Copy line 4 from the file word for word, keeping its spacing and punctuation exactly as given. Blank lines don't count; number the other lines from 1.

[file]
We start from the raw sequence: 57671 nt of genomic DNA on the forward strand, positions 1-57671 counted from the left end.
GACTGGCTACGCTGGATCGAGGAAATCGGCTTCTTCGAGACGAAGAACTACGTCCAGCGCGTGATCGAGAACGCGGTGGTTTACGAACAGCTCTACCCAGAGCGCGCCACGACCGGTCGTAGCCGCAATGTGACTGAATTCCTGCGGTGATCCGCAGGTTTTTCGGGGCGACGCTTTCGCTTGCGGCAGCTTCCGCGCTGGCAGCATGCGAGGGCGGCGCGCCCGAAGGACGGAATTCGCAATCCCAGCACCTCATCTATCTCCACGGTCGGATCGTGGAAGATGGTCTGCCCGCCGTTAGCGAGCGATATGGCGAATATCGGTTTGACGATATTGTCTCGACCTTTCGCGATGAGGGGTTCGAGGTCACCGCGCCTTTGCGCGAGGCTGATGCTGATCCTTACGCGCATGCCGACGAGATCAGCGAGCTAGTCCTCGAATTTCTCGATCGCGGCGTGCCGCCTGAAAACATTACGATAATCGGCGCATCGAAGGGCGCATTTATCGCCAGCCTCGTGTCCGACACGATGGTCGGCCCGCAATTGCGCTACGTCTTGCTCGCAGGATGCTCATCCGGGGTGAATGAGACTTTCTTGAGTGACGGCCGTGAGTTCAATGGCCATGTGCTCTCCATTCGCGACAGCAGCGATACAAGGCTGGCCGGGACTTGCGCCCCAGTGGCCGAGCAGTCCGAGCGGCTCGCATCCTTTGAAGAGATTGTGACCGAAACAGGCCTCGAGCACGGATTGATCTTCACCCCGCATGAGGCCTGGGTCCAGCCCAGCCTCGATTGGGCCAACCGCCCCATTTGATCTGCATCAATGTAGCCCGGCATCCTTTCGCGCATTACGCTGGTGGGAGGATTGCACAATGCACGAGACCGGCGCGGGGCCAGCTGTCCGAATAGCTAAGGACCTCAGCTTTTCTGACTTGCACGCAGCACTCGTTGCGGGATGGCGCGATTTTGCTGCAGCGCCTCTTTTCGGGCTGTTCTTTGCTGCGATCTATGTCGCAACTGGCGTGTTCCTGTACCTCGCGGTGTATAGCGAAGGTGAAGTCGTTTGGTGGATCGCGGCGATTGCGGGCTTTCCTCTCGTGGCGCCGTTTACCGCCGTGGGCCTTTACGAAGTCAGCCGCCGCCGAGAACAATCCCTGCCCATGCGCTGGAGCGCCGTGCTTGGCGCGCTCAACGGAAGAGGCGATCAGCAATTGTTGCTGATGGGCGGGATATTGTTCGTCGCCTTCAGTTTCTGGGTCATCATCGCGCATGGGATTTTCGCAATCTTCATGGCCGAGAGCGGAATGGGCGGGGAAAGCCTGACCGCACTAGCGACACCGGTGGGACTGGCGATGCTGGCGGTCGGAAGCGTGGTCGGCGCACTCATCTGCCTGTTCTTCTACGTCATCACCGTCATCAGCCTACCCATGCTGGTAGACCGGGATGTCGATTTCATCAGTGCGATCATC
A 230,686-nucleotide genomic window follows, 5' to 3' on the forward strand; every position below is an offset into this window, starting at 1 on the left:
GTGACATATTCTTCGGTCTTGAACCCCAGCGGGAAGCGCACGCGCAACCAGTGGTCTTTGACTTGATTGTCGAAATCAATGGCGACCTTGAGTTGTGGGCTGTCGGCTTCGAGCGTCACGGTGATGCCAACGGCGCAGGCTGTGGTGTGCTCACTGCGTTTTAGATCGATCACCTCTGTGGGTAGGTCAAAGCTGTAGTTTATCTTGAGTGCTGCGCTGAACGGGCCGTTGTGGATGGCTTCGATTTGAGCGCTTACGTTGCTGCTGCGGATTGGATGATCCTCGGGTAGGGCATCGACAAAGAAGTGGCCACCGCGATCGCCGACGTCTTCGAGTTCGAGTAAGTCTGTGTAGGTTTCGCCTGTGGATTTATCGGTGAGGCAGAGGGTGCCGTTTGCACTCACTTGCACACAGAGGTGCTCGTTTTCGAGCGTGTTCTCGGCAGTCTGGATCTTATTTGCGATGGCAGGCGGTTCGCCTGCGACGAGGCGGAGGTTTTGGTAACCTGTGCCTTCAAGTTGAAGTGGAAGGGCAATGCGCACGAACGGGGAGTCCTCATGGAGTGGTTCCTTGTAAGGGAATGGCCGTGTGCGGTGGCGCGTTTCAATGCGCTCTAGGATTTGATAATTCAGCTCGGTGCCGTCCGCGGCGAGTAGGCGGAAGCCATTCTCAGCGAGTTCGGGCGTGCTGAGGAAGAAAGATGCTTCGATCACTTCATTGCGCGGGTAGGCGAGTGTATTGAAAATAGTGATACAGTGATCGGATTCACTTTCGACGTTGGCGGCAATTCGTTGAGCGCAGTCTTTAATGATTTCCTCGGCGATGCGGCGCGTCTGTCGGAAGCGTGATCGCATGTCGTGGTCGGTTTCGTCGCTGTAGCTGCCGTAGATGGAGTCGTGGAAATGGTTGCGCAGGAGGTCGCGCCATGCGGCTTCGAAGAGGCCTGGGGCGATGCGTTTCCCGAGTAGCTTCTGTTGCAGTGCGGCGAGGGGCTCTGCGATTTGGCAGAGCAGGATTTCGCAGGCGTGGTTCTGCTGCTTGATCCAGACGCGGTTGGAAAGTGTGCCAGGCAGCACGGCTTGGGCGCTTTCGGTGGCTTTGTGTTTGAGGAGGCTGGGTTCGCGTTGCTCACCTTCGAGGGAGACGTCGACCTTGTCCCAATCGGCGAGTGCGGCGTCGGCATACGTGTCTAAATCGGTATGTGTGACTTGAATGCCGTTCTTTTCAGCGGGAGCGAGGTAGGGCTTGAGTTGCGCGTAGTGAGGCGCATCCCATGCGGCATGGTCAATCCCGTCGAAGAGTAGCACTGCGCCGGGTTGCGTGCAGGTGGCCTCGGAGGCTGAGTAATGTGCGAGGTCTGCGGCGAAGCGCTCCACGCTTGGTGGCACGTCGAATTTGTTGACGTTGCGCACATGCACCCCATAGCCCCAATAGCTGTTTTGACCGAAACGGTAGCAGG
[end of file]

GTGACATATTCTTCGGTCTTGAACCCCAGCGGGAAGCGCACGCGCAACCAGTGGTCTTTGACTTGATTGTCGAAATCAATGGCGACCTTGAGTTGTGGGCTGTCGGCTTCGAGCGTCACGGTGATGCCAACGGCGCAGGCTGTGGTGTGCTCACTGCGTTTTAGATCGATCACCTCTGTGGGTAGGTCAAAGCTGTAGTTTATCTTGAGTGCTGCGCTGAACGGGCCGTTGTGGATGGCTTCGATTTGAGCGCTTACGTTGCTGCTGCGGATTGGATGATCCTCGGGTAGGGCATCGACAAAGAAGTGGCCACCGCGATCGCCGACGTCTTCGAGTTCGAGTAAGTCTGTGTAGGTTTCGCCTGTGGATTTATCGGTGAGGCAGAGGGTGCCGTTTGCACTCACTTGCACACAGAGGTGCTCGTTTTCGAGCGTGTTCTCGGCAGTCTGGATCTTATTTGCGATGGCAGGCGGTTCGCCTGCGACGAGGCGGAGGTTTTGGTAACCTGTGCCTTCAAGTTGAAGTGGAAGGGCAATGCGCACGAACGGGGAGTCCTCATGGAGTGGTTCCTTGTAAGGGAATGGCCGTGTGCGGTGGCGCGTTTCAATGCGCTCTAGGATTTGATAATTCAGCTCGGTGCCGTCCGCGGCGAGTAGGCGGAAGCCATTCTCAGCGAGTTCGGGCGTGCTGAGGAAGAAAGATGCTTCGATCACTTCATTGCGCGGGTAGGCGAGTGTATTGAAAATAGTGATACAGTGATCGGATTCACTTTCGACGTTGGCGGCAATTCGTTGAGCGCAGTCTTTAATGATTTCCTCGGCGATGCGGCGCGTCTGTCGGAAGCGTGATCGCATGTCGTGGTCGGTTTCGTCGCTGTAGCTGCCGTAGATGGAGTCGTGGAAATGGTTGCGCAGGAGGTCGCGCCATGCGGCTTCGAAGAGGCCTGGGGCGATGCGTTTCCCGAGTAGCTTCTGTTGCAGTGCGGCGAGGGGCTCTGCGATTTGGCAGAGCAGGATTTCGCAGGCGTGGTTCTGCTGCTTGATCCAGACGCGGTTGGAAAGTGTGCCAGGCAGCACGGCTTGGGCGCTTTCGGTGGCTTTGTGTTTGAGGAGGCTGGGTTCGCGTTGCTCACCTTCGAGGGAGACGTCGACCTTGTCCCAATCGGCGAGTGCGGCGTCGGCATACGTGTCTAAATCGGTATGTGTGACTTGAATGCCGTTCTTTTCAGCGGGAGCGAGGTAGGGCTTGAGTTGCGCGTAGTGAGGCGCATCCCATGCGGCATGGTCAATCCCGTCGAAGAGTAGCACTGCGCCGGGTTGCGTGCAGGTGGCCTCGGAGGCTGAGTAATGTGCGAGGTCTGCGGCGAAGCGCTCCACGCTTGGTGGCACGTCGAATTTGTTGACGTTGCGCACATGCACCCCATAGCCCCAATAGCTGTTTTGACCGAAACGGTAGCAGG